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Thousands of prisoners remain in concentration camps.
In one recent case, detainees were stripped and beaten repeatedly until they became unconscious, then revived and beaten again.
Rival militias continue to kill each other.
The militias are fighting for control of smuggling routes and other criminal activities.
The new Libya
Recently an armed gang broke into the prime minister's office.
Recently, the US Consulate in Benghazi came under bomb and grenade attack.
Recently, a mad militia temporarily took over the airport in Tripoli.
The government does not yet control the Benghazi airport.
Website for this image Nicholas Sarkozy was told that Gaddafi might move Libyan money out of French banks and into China. Sarkozy also learnt that Gaddafi wanted to spend less on buying French weapons and spend more on social services.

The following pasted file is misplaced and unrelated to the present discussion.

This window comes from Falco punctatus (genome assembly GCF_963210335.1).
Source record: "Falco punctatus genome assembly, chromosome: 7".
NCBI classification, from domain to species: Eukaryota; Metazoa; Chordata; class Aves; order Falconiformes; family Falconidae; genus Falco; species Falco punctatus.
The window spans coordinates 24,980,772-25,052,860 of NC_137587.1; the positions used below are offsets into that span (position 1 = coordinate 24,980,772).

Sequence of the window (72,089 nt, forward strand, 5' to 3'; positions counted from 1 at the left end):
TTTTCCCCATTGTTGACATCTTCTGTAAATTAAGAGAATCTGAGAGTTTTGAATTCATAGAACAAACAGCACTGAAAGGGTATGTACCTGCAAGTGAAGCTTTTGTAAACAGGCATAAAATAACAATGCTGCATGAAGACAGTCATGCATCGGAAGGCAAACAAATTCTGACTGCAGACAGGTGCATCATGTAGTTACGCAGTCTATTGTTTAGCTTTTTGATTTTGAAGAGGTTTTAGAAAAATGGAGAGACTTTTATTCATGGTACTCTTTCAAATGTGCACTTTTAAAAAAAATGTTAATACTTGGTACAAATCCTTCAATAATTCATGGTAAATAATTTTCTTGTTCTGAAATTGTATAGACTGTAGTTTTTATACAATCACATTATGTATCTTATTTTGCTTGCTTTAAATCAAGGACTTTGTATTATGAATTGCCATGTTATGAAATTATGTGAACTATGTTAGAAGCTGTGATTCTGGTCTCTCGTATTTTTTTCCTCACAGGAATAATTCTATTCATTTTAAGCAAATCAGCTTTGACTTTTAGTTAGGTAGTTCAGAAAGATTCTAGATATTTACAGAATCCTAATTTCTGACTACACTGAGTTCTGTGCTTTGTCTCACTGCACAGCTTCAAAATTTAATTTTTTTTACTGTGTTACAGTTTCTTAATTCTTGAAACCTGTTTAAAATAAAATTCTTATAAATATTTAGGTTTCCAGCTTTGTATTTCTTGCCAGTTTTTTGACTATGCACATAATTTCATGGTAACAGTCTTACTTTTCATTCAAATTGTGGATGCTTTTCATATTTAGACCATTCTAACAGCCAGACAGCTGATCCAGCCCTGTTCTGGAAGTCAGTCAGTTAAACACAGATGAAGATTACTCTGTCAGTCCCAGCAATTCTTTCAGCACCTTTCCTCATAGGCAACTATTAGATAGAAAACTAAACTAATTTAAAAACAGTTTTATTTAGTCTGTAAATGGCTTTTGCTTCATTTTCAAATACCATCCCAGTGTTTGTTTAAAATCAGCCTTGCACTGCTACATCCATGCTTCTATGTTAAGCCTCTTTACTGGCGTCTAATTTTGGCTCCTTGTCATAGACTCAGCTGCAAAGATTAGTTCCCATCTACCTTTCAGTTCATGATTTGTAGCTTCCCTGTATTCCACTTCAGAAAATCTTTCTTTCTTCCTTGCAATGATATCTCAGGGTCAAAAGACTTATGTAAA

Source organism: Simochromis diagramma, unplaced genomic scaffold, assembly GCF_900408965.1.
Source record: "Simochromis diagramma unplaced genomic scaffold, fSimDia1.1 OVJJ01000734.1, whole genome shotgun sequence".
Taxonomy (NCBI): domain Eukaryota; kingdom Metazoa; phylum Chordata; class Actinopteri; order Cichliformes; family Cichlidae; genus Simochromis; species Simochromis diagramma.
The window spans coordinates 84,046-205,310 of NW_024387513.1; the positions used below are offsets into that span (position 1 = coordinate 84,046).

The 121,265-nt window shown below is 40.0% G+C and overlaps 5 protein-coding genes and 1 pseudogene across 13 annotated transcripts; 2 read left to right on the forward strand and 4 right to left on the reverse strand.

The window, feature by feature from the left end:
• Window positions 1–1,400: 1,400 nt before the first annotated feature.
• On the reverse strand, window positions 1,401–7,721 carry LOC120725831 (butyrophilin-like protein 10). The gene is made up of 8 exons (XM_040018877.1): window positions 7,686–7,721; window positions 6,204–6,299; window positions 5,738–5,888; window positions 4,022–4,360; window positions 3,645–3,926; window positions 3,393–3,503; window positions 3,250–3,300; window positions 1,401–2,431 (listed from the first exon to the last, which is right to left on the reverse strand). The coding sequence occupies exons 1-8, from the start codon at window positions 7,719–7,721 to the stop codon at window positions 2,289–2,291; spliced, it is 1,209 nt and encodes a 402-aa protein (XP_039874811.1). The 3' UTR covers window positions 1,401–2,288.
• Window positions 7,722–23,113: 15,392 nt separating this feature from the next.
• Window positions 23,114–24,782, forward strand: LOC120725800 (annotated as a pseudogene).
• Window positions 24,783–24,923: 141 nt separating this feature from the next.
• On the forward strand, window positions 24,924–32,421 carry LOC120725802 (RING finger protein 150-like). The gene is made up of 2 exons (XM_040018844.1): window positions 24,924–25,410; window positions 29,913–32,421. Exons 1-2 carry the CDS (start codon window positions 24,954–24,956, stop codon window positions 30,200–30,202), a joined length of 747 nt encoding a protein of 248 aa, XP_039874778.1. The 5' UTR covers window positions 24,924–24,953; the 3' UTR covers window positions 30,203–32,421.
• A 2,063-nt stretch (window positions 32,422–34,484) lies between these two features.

In the new Libya, only a very limited number of people will be allowed to stand as candidates in future elections.
A new law will make it a crime to glorify the former regime or “insult the aims of the February 17 revolution.”
There is high unemployment and jobs tend to go to cheap labour from Bangladesh and Sudan.
The original Gaddafi.
The government consists of Islamic extremists and other CIA assets.
The government is handing out security contracts to private companies from the NATO countries that toppled Gaddafi.
Britain’s Aegis hopes to police Libya’s borders.
Libya under Gaddafi
The government "has expanded from 9 to 86 members, but no one even knows who they are or how they are appointed.
"Its meetings are held in secret, its votes are not published, and its decisions are announced only irregularly on television broadcasts.
"No one knows how the estimated monthly oil revenues of $5 billion or the $200 billion of Libyan investments are dispersed."
One down. Two to go.